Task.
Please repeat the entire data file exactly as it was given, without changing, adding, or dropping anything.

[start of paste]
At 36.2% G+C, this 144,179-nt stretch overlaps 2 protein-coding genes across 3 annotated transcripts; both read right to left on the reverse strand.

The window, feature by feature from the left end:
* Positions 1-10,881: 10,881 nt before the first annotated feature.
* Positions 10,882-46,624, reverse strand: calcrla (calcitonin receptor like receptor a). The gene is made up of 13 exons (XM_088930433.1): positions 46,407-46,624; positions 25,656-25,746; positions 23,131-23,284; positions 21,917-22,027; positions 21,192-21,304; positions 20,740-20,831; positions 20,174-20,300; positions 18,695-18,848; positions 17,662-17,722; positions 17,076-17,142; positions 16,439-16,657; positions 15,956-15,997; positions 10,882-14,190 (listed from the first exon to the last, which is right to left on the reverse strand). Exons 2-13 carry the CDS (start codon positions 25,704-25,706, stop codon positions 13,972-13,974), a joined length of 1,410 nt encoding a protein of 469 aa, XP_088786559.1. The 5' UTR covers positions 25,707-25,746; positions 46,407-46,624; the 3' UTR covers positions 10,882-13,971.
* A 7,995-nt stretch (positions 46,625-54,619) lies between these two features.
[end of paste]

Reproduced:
At 36.2% G+C, this 144,179-nt stretch overlaps 2 protein-coding genes across 3 annotated transcripts; both read right to left on the reverse strand.

The window, feature by feature from the left end:
* Positions 1-10,881: 10,881 nt before the first annotated feature.
* Positions 10,882-46,624, reverse strand: calcrla (calcitonin receptor like receptor a). The gene is made up of 13 exons (XM_088930433.1): positions 46,407-46,624; positions 25,656-25,746; positions 23,131-23,284; positions 21,917-22,027; positions 21,192-21,304; positions 20,740-20,831; positions 20,174-20,300; positions 18,695-18,848; positions 17,662-17,722; positions 17,076-17,142; positions 16,439-16,657; positions 15,956-15,997; positions 10,882-14,190 (listed from the first exon to the last, which is right to left on the reverse strand). Exons 2-13 carry the CDS (start codon positions 25,704-25,706, stop codon positions 13,972-13,974), a joined length of 1,410 nt encoding a protein of 469 aa, XP_088786559.1. The 5' UTR covers positions 25,707-25,746; positions 46,407-46,624; the 3' UTR covers positions 10,882-13,971.
* A 7,995-nt stretch (positions 46,625-54,619) lies between these two features.